Considering Weber trounced Sacramento State 49-17 last season — and the Hornets started off 2012 losing 49-19 to lowly D-1 school New Mexico State — Wildcat fans should worry a little about Sac State’s chances of winning. The reason is because it’s Homecoming and WSU has lost the last three of four in Sacramento. The problem for Sac State, however, is that they’re facing a Weber team loaded with veterans and the Hornets are simply overmatched. All that equates to a Weber win. Weber State 41, Sac State 20
This game at Southern Utah is pivotal; it could determine whether Weber keeps up in a new, improved conference race that is bound to be competitive and tight. What’s more is that despite having preseason All-America QB Brad Sorensen, the T-Birds play just four Big Sky games at home — and this matchup against Weber is one of those. SUU will have also played a brtual non-conference slate, dotted with games against Utah State and Cal — while taking on the two Montana schools, EWU and Weber. By this point the T-Birds schedule will have taken its toll on SUU and Weber will go into Eccles Coliseum ready to take advantage. Weber State 30, SUU 17
Montana comes into Ogden on Nov. 3 with a new head coach, a new QB and literally new eveything. Controversy has surrounded the Grizzlies since former coach Robin Pflugrad was fired and starting QB Jordan Johnson was charged with rape. But Montana has one thing going for it this season: its schedule. Without any Division I opponent in sight, all of the Grizzlies’ games are winnable. And under the fair but firm hand of Mick Delaney, a longtime Griz assistant, a young but talented bunch will look to continue on an 11-2 season that resulted in a FCS national semifinal berth. On this day, however, Weber will win out against a team returning just 11 starters. Weber State 40, Montana 28
Another home game is on tap the following week, as Northern Colorado visits Wildcat Stadium. The Bears were a powerhouse squad in Division II, however, things have never been the same for UNC since moving up to FCS. The Bears lost 41-0 at Utah on opening day, never reaching beyond their own 49-yard-line. This is a good game at the perfect time for the ‘Cats, who should be in position to contend for the Big Sky title — if everything goes right. Much will have to go to plan in order for that to happen but the Bears shouldn’t provide much of a contest, being that they didn’t win a game last season. Weber State 56, UNC 3
The final game presents a challenge — as it always has in rival Idaho State. The Bengals come into 2012 having had its postseason ban for a low APR (Academic Progress Rate) lifted. Coach Mike Kramer — a firebrand if there ever was — has a similar problem to Montana’s: he has few returning starters. Frankly, the scheduling gods couldn’t have concocted a better end to a brutal schedule. Weber State 49, Idaho State 31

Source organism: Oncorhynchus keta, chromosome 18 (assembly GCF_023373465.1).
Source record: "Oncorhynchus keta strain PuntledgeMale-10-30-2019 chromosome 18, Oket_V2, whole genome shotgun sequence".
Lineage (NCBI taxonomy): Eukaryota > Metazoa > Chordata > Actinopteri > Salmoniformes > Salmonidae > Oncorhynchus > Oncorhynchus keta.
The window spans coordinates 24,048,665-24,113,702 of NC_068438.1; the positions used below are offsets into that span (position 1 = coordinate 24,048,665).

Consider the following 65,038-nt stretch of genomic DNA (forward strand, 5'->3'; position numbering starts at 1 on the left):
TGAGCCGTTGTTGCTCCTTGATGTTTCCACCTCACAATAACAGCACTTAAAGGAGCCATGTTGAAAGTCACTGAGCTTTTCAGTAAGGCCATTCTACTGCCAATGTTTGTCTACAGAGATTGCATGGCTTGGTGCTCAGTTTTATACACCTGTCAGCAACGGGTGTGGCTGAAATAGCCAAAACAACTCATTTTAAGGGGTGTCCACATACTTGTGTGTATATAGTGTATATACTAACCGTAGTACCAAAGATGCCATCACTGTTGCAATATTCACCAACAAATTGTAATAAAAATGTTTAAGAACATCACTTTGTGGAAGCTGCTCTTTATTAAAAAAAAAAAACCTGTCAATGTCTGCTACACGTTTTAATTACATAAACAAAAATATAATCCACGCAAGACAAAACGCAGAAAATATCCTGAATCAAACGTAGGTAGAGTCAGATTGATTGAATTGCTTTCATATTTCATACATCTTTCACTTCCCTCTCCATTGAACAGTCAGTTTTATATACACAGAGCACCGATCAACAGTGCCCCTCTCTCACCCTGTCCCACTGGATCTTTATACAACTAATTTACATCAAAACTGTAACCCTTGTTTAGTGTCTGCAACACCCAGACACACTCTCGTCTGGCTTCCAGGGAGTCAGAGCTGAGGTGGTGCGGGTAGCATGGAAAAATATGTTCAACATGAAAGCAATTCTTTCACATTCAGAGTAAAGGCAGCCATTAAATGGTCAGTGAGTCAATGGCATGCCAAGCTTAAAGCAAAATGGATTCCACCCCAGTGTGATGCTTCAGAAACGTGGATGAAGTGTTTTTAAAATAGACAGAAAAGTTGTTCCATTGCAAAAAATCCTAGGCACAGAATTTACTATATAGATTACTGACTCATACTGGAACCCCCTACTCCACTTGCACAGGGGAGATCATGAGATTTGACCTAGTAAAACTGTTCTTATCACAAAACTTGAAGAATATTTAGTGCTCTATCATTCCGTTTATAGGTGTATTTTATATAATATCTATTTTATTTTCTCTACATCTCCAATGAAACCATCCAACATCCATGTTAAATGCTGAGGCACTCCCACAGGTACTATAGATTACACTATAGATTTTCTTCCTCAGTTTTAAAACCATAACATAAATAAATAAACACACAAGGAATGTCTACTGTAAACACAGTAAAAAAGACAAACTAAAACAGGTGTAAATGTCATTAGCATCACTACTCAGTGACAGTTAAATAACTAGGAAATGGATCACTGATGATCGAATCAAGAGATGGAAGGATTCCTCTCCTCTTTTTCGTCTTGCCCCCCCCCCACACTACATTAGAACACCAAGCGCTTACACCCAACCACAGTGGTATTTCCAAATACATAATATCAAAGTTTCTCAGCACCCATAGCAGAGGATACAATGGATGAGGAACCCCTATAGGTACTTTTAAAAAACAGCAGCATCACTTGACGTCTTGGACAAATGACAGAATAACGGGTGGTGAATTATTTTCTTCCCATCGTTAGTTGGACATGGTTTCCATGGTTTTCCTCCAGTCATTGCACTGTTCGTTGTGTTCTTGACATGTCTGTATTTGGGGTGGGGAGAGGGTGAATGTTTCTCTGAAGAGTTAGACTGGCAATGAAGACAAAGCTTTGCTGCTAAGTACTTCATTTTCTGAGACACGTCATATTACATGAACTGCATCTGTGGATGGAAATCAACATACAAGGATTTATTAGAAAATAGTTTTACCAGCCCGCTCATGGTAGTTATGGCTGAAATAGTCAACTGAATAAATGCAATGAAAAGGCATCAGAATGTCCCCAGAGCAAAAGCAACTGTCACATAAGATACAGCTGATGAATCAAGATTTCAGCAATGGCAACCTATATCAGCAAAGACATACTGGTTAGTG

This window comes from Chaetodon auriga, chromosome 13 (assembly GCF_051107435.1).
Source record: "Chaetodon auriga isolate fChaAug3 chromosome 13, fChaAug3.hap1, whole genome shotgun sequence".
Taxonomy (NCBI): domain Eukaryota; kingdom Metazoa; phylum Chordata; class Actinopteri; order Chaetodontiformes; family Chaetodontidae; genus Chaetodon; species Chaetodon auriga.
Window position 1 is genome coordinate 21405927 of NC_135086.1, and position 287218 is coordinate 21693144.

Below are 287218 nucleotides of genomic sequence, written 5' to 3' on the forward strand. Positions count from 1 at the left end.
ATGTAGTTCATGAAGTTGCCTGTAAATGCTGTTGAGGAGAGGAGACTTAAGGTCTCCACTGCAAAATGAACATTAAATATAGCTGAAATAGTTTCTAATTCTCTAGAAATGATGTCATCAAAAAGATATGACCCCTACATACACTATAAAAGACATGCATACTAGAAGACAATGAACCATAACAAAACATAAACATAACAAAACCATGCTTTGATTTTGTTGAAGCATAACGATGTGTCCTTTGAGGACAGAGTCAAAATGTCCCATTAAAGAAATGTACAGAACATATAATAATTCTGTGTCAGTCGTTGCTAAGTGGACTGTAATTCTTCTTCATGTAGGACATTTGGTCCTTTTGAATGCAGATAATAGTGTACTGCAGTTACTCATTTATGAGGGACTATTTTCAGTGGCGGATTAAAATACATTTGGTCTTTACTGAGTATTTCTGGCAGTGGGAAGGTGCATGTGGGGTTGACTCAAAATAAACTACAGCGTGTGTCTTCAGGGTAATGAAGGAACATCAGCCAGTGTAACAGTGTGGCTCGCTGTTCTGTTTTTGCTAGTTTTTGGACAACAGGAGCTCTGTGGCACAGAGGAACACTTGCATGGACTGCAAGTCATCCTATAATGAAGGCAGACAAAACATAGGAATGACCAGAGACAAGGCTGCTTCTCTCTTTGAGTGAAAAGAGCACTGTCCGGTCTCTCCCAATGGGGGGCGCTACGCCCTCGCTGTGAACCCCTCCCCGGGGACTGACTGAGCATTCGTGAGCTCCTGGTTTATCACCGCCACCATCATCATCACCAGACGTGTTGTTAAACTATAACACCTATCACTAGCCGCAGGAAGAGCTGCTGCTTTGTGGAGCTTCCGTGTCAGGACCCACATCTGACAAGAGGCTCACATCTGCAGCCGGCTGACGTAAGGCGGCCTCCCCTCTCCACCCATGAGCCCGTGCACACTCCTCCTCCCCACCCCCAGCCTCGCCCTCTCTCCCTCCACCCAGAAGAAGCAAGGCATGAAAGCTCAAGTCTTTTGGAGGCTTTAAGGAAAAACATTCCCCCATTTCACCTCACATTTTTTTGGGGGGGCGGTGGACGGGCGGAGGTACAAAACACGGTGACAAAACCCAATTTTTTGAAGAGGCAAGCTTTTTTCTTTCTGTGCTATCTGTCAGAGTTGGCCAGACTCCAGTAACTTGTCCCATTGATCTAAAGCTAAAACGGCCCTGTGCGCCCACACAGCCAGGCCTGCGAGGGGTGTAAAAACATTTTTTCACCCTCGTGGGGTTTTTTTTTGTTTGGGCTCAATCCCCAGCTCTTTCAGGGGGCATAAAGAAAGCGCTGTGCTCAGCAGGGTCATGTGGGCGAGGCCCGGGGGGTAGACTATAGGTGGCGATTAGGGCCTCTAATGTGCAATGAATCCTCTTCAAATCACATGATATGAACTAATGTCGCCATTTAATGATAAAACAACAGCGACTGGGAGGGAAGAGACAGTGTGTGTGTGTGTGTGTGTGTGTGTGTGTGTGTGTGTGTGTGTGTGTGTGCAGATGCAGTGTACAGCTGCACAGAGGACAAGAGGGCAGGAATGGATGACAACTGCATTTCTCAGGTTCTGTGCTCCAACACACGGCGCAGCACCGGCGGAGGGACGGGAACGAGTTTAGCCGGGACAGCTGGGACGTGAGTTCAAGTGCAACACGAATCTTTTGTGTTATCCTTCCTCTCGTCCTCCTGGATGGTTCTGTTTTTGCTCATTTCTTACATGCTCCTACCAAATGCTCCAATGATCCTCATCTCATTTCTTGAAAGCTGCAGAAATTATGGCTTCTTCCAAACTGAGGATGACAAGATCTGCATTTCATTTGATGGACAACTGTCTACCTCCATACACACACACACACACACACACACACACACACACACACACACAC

So many things must go right in order for the Wildcats to have a season worthy of either a Big Sky title or a playoff berth — or both. First, Weber State must stay healthy; the ‘Cats are loaded everywhere on offense, including at running back with Josh Booker, at wide receiver with Shaydon Kehano and at tight end with Brian Jankowski. But the player who will make this offense go is senior quarterback Mike Hoke, who learned under WSU legend Cameron Higgins before being named the starter last season. So for Hoke and the rest of the ‘Cats, it’s make-or-break time and much is expected of Hoke, his deep receiving corps and Booker — who ran for over 1,000 yards last season and was named second-team All-Conference.
Similar to its punishing, balanced offense — a McBride trademark — is its defense. But the Wildcat D failed in many ways last year to replicate what it had done in years past when Weber had playoff teams and played stingy defense. So getting back to a similar form will be crucial — or else it could be a repeat of last season, in which a talented group of veterans failed to reach the expectations they and the Wildcats fans had. Senior defensive end Trevor Pletcher and juniors Anthony Morales (linebacker) and Willie Okuwunu (defensive back) need to have big seasons, as do many on this junior-and-senior laden squad and surpass expectations.